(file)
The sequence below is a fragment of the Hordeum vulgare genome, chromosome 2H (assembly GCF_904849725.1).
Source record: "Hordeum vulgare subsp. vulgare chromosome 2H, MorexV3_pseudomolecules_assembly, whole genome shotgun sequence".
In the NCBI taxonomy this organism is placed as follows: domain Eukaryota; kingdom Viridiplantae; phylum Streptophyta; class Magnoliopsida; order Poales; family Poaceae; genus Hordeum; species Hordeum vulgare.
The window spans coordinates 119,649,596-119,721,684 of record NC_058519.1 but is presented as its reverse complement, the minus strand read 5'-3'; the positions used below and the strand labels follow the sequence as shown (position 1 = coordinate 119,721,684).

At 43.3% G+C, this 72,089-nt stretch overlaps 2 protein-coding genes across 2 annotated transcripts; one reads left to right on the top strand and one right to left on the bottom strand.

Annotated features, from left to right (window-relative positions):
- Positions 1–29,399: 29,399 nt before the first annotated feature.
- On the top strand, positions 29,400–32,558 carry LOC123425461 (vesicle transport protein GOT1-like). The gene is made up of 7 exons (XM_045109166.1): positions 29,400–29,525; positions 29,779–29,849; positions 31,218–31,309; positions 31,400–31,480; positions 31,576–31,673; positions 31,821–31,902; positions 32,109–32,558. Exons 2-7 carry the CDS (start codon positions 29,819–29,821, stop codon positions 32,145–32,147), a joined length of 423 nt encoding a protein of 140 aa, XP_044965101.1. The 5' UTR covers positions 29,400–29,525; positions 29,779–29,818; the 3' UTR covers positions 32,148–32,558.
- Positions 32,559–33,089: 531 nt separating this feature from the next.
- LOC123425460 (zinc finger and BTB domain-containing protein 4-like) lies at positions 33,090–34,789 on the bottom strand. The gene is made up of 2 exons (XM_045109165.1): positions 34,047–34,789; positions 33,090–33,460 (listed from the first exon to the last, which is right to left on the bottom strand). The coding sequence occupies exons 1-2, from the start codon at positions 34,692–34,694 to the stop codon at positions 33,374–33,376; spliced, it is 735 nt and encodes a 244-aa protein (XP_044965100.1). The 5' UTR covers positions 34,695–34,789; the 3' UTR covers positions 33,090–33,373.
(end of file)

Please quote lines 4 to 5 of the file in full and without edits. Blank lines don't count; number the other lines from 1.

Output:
The window spans coordinates 119,649,596-119,721,684 of record NC_058519.1 but is presented as its reverse complement, the minus strand read 5'-3'; the positions used below and the strand labels follow the sequence as shown (position 1 = coordinate 119,721,684).

At 43.3% G+C, this 72,089-nt stretch overlaps 2 protein-coding genes across 2 annotated transcripts; one reads left to right on the top strand and one right to left on the bottom strand.